The majority of today’s flow technologies are volumetric, meaning the devices measure velocity and calculate volume by using a pipe’s inner cross-sectional area (Velocity (feet/second) x Area (Ft2) = Volumetric flow rate (ft3/s)). In every case without exception, the higher the velocity the more accurate the device’s measurements will be.
Traditionally, with pumps on or off, a typical flow system’s velocity would be expected to range from 5 ft/s to 20 ft/s. However, with all the environmental concerns that have risen, the days of “pump on/pump off” are nearly over. In an effort to better manage consumption, many flow systems have been adjusted to a velocity range of essentially 0–20 ft/s. As these new flow measurements become available, the next step is to optimize efficiency and reduce losses at the point of use, resulting in an even lower flowrate as peak demand decreases. All of this creates a definite problem for volumetric flowmeters when you consider their functionality as it relates to accuracy.
Because of all these industry changes, and in order to meet new low flow requirements, many manufacturers have written accuracy specifications suggesting performance that is not actually possible. We’ll call this poor “specsmanship.” Flowmeter accuracy is generally expressed in one of three ways: as a percentage of rate or reading, as a combination of percentage of rate and a fixed inaccuracy as a function of velocity, or as a percentage of the meter’s operating range. Cadillac Meter’s blog post about “Truth In Specsmanship” discusses the mathematics involved in each expression of accuracy, and reveals how these fudged ratings become unfeasible when velocity is turned down to a minimum. The analysis of two different expressions of accuracy are detailed below. The third and most deceptive specification can be found in Truth In Specsmanship, Part 1.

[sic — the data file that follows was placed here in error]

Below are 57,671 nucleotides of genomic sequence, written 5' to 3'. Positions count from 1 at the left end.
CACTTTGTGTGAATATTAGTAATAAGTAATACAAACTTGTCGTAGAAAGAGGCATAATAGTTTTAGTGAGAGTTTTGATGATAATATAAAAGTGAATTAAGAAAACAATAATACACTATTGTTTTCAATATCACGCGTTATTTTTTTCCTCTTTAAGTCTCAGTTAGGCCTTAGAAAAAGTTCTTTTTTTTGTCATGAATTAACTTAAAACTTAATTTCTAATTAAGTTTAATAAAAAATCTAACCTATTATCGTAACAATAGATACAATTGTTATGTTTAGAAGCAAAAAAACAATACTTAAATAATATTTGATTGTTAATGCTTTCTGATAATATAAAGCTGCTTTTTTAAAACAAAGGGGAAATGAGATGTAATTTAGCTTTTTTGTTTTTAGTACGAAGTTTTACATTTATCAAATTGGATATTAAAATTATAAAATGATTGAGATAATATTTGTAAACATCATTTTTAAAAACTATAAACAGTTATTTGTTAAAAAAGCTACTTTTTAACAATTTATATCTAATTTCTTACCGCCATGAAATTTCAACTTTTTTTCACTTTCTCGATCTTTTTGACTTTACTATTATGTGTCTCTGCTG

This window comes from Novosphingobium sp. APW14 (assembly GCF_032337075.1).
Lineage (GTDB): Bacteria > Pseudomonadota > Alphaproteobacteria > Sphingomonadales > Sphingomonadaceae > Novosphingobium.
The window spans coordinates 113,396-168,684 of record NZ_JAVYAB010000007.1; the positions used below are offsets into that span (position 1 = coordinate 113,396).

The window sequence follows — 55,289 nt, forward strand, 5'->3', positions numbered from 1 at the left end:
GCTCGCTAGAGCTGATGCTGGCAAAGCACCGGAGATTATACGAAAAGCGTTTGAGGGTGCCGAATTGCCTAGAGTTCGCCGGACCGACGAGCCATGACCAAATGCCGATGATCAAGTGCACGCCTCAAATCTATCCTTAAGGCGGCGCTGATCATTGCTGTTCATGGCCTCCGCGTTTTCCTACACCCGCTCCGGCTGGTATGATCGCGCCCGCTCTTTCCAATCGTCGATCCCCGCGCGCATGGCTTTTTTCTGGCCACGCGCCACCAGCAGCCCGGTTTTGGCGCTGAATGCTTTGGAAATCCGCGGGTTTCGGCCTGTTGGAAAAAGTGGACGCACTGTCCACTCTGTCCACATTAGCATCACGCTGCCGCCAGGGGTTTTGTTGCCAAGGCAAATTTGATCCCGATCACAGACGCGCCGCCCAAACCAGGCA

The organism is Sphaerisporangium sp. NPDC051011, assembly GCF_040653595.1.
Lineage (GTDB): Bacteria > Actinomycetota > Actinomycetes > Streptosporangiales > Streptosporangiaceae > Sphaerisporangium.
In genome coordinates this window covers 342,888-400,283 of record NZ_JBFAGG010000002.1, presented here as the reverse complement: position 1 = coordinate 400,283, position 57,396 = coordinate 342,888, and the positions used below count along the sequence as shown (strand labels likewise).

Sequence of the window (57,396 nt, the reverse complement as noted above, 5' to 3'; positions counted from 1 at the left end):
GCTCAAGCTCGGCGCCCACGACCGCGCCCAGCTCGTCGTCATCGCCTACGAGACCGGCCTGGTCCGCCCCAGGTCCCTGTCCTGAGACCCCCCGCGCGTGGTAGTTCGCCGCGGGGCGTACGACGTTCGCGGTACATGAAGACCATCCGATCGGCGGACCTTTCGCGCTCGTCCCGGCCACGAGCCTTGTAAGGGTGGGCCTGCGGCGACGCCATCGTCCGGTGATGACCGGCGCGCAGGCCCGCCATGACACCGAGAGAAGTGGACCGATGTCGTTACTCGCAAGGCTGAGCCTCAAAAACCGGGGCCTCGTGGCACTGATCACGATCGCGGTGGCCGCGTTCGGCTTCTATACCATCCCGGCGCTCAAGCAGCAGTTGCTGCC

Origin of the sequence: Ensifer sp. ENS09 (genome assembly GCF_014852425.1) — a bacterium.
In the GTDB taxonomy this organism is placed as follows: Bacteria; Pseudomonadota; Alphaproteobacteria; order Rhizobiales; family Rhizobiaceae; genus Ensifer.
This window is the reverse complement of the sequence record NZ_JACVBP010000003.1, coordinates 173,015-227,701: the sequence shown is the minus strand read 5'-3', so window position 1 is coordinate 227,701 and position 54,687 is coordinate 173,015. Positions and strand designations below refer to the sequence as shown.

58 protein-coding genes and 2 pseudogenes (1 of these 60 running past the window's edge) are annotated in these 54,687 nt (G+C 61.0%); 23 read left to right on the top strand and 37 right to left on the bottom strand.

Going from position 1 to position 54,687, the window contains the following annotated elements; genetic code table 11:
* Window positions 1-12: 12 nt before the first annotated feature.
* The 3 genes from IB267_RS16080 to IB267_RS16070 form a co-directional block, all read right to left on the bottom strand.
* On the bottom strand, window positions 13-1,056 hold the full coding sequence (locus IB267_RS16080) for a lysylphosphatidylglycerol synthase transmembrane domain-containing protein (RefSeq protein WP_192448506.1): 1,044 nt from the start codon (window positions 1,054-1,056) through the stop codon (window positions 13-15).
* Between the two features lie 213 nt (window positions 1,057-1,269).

“1. The most straightforward and understandable way to state true accuracy is as percentage of rate or reading. This means that the accuracy statement is tied directly to what the meter reads (gal/min) or measures (ft/s). For example, let’s say a meter has an accuracy of +/-1.0% of rate or reading. This would mean that if the system is flowing at a maximum of 20 ft/s, you can calculate the likely reading error: 20 x 0.01 = +/- 0.2 ft/s. This would mean that when the meter measures a velocity of 20 ft/s, it could be anywhere from 19.8 to 20.2 ft/s. Adjusting those calculations for minimum velocity (1 x 0.01 = +/- 0.01 ft/s) would mean that when the meter measures 1 ft/s, it could actually be anywhere from 0.99 to 1.01 ft/s.
2. Accuracy can also be expressed as a combination of percentage of rate with fixed inaccuracy as a function of velocity, which is a bit more deceptive. A manufacturer may claim +/- 1% of rate in combination with +/- 1mm/s. That 1 millimeter may not seem like a lot until you do the math. First we must convert mm/s to ft/s. (1 mm/s x 1 in/25.4 mm x 1ft/12in) = 0.0033 ft/s. At a higher velocity this factor has much less influence (20 ft/s x 0.01) = 0.2 ft/s + 0.0033 ft/s = 0.2033 ft/s. accuracy is (0.2033 ft/s/ 20 ft/s) x 100% = +/- 1.02%. However, at minimum velocity this statement is less true. +/- 0.01 ft/s + 0.0033 = 0.0133. Accuracy would be (0.0133 ft/s / 1.0 ft/s) x 100% = +/- 1.33%. This means that when the meter reads 1 ft/s velocity, it could actually be anywhere from 0.9867 to 1.0133 ft/s. This is even more of a concern with the low end velocities we see with VFD pumping systems, which can easily be required to measure in the 0.05 ft/s range, which can turn accuracy rates up to +/- 7.6%.”
This blog post was written for Flow Control by Cadillac Meter, www.cadillacmeter.com, which offers engineered, off-the-shelf and customized solutions for today’s flow and energy measurement challenges.